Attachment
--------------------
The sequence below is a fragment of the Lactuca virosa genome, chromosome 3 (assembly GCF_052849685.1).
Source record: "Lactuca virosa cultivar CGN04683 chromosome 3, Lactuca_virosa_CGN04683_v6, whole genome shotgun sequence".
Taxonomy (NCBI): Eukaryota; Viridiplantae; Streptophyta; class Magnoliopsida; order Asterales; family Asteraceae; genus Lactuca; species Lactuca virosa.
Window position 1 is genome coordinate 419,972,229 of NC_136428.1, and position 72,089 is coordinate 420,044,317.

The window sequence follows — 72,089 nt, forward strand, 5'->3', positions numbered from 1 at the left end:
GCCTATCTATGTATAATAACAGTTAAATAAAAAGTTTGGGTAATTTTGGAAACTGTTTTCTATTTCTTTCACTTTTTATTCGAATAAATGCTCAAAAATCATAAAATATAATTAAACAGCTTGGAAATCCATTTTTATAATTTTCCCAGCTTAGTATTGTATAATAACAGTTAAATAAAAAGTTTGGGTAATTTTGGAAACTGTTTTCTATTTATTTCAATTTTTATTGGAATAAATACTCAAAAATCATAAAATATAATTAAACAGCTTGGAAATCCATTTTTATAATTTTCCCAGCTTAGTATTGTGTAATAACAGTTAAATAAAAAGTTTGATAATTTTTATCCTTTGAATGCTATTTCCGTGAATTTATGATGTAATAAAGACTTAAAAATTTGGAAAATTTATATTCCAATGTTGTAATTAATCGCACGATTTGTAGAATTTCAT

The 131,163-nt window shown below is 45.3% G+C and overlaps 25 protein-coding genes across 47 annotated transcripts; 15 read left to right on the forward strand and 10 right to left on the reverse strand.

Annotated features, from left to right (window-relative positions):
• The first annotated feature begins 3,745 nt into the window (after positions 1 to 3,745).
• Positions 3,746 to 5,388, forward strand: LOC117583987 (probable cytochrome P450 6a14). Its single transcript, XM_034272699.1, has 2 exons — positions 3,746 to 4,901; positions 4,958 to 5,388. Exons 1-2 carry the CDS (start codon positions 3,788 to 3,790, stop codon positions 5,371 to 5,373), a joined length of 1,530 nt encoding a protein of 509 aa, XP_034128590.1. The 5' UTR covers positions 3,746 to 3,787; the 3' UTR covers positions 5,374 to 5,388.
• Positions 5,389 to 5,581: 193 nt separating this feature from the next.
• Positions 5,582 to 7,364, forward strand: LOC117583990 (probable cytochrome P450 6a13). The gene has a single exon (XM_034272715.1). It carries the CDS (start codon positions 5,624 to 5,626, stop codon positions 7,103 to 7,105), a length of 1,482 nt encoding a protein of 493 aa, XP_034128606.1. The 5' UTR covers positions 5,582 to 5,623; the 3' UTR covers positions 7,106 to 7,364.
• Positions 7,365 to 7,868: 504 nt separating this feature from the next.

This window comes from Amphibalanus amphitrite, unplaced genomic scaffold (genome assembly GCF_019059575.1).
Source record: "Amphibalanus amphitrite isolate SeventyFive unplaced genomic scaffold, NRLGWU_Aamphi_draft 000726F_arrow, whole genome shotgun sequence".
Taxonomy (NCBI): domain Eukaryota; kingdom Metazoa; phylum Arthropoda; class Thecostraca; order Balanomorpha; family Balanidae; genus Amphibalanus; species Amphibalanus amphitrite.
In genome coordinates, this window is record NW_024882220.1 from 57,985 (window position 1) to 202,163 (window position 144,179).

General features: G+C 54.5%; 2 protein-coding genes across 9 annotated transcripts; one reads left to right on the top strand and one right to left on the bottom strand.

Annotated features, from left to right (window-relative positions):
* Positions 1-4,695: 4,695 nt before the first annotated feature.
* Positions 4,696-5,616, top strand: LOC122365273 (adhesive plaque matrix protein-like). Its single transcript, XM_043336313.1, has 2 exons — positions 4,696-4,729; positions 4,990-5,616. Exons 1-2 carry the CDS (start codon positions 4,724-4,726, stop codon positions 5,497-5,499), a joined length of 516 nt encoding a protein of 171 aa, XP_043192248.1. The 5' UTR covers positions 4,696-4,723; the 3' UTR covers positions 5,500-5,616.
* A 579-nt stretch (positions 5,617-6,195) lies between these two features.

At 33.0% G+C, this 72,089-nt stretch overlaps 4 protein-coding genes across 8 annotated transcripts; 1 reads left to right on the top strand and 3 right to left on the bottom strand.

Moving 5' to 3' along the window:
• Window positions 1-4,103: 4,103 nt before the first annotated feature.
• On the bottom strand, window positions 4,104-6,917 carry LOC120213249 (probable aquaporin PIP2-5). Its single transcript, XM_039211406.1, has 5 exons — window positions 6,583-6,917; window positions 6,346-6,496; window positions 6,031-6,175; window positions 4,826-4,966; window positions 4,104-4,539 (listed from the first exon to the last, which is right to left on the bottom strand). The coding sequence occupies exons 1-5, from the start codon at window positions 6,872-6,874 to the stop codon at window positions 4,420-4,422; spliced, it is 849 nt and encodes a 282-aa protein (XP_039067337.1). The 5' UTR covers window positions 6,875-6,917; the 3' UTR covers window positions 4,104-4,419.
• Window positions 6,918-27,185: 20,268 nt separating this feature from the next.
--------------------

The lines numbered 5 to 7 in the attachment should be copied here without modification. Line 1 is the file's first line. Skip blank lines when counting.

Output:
The window sequence follows — 72,089 nt, forward strand, 5'->3', positions numbered from 1 at the left end:
GCCTATCTATGTATAATAACAGTTAAATAAAAAGTTTGGGTAATTTTGGAAACTGTTTTCTATTTCTTTCACTTTTTATTCGAATAAATGCTCAAAAATCATAAAATATAATTAAACAGCTTGGAAATCCATTTTTATAATTTTCCCAGCTTAGTATTGTATAATAACAGTTAAATAAAAAGTTTGGGTAATTTTGGAAACTGTTTTCTATTTATTTCAATTTTTATTGGAATAAATACTCAAAAATCATAAAATATAATTAAACAGCTTGGAAATCCATTTTTATAATTTTCCCAGCTTAGTATTGTGTAATAACAGTTAAATAAAAAGTTTGATAATTTTTATCCTTTGAATGCTATTTCCGTGAATTTATGATGTAATAAAGACTTAAAAATTTGGAAAATTTATATTCCAATGTTGTAATTAATCGCACGATTTGTAGAATTTCAT

The 131,163-nt window shown below is 45.3% G+C and overlaps 25 protein-coding genes across 47 annotated transcripts; 15 read left to right on the forward strand and 10 right to left on the reverse strand.